For some time now I have been seeing more and more seminars on the subject of mindfulness in the age of digitization. But what does that mean and do we need such seminars?
The seminars deal with stress in the context of digitization and mention words such as overstimulation, technostress and resilience. It’s about leading a healthy working life under the influence of digitization.
“ Overstimulation is a colloquial metaphor for an assumed state of the body in which it absorbs so many stimuli at the same time through the senses that they can no longer be processed and lead to mental overload in the person concerned. ” (Source Wikipedia ).
One example of digitization is the high number of notifications through apps, emails and the various digital channels. For example, some employees receive emails, calls, Skype messages and much more at the same time. This can lead to overstimulation.
“ Technostress is a reaction of the body to the strong psychological stress that can be caused by the technology. ” (Source: Wikpedia ).
On the one hand it is about the changes through technology and on the other hand the permanent and constant availability through technology, e.g. company cell phones and laptops.
“ Resilience is the ability to cope with crises and to use them as an opportunity for developments through recourse to personal and socially mediated resources. ” (Source Wikipedia ).
In the professional context, I now experience the term somewhat differently. The point is that people are healthy and successful even under difficult conditions such as a stressful project. The majority of the seminars should help to build such resilience and thus to live healthy in the digital age.
Do we need that?
The first thing I asked myself was whether we needed such seminars and I already think that it can be a risk. Digitization demands more than before to focus and hide a lot of information. Everything is also changing a little faster than before and the ability to switch off, put down your mobile phone, turn off your laptop, … is becoming more and more important. I don’t think everyone needs a seminar but we should look into it.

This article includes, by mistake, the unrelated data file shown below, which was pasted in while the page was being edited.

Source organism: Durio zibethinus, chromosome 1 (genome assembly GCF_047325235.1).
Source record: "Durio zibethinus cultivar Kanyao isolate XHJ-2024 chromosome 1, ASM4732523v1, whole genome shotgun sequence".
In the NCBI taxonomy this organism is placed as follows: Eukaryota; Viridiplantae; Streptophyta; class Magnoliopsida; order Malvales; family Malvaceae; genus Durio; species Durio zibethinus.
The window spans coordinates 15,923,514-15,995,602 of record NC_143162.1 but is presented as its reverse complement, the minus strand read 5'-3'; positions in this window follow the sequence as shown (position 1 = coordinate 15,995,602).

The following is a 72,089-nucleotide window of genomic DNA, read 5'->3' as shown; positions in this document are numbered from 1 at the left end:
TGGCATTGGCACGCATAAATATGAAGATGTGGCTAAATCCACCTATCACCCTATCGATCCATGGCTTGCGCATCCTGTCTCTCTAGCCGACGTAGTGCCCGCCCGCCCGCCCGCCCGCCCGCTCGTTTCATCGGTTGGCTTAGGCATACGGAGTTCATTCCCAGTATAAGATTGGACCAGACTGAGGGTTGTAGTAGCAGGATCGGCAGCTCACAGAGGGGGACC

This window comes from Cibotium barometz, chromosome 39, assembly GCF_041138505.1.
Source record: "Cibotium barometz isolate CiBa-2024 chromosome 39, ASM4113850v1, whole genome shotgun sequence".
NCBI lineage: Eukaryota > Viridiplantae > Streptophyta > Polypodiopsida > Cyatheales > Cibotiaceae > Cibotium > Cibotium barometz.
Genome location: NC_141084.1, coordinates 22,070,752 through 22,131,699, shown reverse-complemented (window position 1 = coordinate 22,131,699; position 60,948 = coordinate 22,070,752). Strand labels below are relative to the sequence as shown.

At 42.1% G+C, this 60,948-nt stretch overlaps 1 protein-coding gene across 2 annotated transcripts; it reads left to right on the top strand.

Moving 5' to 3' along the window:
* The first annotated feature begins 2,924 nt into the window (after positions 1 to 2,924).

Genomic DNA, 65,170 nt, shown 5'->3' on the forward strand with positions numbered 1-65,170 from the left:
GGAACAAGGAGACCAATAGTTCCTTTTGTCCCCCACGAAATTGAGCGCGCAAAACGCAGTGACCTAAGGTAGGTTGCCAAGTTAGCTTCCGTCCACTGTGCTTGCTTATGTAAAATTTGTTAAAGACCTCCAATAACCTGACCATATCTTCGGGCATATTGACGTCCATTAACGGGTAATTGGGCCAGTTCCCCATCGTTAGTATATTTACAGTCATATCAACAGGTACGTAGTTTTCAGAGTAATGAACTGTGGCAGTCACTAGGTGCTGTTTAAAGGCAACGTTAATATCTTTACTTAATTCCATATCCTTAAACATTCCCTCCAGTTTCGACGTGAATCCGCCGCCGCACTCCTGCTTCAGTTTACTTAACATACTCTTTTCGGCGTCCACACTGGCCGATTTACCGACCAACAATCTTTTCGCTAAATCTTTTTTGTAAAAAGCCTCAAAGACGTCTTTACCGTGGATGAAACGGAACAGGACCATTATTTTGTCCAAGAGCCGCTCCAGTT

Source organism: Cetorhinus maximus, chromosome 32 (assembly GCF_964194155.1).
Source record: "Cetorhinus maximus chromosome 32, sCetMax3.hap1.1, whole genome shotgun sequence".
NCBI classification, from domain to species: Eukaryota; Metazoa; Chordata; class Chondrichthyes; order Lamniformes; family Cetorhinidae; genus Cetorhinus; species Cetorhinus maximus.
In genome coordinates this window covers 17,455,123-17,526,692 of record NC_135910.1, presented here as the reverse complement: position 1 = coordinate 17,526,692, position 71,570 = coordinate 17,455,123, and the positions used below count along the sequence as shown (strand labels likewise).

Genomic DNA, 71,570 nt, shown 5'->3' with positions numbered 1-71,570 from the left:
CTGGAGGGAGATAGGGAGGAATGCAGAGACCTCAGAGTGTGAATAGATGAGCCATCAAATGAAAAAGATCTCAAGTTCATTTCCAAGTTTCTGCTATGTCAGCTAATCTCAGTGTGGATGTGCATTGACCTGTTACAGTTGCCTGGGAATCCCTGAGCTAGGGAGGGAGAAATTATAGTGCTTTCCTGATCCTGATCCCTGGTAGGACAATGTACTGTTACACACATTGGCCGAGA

Reading tips :
Agile methods against stress
My recipe is to introduce agile methods into my private life. For example, a personal Kanban board can reduce stress. No matter how many tasks I currently have: all of them are clearly laid out on my Kanban board and I work off one after the other. At this moment, I don’t care whether there are 400 or 30,000 tasks.
In very stressful phases, I also like to use Scrum and plan larger tasks than sprints, for example I’m doing my taxes this week, going to a user group and writing a specialist article. New task packages then simply come in the next week.
There are also so-called ad hoc tasks that come from top management or simply have a high priority. I have a few small tips for this, which I list in note form:
- If I get a lot of messages, I wait a little and first ask: Is that still relevant?
- When I’m working on an important task, I ignore everything else
- I’ll see what I can delegate
- I ask about the importance and, if possible, arrange the task in the next week
- No matter how much work there is, I go to a delicious dinner or to sports in the evening to switch off and continue working on it tomorrow
- I take my vacation very seriously (digital detox)
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